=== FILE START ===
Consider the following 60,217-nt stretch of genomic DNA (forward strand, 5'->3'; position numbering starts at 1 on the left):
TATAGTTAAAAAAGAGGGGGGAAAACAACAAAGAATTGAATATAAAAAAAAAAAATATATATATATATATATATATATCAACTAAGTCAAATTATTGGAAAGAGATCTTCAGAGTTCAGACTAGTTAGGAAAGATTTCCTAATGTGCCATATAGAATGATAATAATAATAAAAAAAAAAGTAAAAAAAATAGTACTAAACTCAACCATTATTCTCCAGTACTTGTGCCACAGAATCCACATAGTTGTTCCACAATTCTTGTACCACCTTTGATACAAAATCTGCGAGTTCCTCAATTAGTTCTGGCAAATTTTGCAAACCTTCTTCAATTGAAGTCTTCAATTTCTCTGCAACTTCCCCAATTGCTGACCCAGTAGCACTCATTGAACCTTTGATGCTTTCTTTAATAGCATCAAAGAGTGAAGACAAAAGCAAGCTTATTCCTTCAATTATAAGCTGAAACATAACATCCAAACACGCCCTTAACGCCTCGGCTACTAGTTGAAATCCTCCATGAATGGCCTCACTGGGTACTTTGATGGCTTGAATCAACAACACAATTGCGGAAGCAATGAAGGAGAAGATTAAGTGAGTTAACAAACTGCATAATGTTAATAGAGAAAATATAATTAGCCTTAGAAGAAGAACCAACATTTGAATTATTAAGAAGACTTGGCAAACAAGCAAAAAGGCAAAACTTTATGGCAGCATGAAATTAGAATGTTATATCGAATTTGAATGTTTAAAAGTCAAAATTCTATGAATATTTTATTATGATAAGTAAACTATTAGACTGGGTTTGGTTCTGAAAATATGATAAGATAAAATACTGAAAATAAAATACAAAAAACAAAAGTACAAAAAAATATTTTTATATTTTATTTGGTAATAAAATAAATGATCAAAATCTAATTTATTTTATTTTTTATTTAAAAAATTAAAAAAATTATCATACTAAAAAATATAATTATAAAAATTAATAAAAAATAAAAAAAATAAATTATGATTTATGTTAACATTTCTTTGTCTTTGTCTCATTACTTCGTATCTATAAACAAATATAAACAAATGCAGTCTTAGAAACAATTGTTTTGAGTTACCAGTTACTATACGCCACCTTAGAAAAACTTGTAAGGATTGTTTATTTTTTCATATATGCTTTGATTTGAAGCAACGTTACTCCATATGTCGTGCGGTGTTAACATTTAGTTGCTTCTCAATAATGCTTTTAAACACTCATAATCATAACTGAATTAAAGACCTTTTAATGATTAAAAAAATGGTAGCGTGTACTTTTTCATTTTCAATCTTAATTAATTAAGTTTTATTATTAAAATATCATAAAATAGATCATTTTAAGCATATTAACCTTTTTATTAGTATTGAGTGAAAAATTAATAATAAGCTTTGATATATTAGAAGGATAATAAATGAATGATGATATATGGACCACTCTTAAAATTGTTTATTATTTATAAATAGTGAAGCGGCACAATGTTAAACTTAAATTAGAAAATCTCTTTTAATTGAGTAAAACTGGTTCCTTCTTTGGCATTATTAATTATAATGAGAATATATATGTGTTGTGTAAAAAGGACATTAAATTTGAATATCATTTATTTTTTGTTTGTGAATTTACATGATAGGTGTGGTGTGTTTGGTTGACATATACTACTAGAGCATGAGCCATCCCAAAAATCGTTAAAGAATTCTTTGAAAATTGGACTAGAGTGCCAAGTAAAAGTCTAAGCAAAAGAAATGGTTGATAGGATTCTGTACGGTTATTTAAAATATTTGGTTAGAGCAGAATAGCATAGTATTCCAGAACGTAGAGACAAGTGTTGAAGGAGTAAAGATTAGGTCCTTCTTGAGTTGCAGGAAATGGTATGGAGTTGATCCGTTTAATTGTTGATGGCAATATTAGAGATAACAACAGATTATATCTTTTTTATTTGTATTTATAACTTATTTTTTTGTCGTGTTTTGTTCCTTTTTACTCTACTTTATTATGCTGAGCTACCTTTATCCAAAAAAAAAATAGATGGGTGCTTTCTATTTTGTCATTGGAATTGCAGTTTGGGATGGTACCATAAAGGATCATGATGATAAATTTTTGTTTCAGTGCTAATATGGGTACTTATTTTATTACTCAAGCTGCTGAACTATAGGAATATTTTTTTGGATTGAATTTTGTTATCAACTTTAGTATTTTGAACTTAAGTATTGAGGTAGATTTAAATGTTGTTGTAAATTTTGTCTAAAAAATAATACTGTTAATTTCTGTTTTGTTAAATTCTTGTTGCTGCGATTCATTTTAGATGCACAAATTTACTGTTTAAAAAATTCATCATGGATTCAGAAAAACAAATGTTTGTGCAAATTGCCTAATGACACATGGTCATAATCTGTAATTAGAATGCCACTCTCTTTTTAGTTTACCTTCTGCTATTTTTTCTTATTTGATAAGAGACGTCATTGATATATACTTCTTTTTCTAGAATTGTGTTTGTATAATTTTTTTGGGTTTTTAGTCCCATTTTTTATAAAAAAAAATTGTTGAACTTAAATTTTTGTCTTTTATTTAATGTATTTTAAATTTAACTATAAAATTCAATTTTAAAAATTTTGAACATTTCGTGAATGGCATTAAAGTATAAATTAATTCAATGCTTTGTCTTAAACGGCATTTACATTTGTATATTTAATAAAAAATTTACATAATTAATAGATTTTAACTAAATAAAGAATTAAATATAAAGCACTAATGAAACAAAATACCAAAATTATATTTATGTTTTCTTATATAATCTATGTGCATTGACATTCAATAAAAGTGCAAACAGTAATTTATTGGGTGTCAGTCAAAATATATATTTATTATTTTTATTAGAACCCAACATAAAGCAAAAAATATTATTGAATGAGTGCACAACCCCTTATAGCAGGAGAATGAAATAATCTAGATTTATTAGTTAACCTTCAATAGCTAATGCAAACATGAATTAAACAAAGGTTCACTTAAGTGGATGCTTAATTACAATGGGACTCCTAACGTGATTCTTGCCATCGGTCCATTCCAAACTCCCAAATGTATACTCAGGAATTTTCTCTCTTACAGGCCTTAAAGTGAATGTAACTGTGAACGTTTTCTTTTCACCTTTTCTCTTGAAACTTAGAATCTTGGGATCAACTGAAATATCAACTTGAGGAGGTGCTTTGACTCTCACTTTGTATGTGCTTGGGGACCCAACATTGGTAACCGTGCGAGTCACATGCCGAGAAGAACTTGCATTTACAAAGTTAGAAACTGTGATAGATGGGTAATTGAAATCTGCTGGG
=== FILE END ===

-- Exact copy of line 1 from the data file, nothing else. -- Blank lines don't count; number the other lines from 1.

Consider the following 60,217-nt stretch of genomic DNA (forward strand, 5'->3'; position numbering starts at 1 on the left):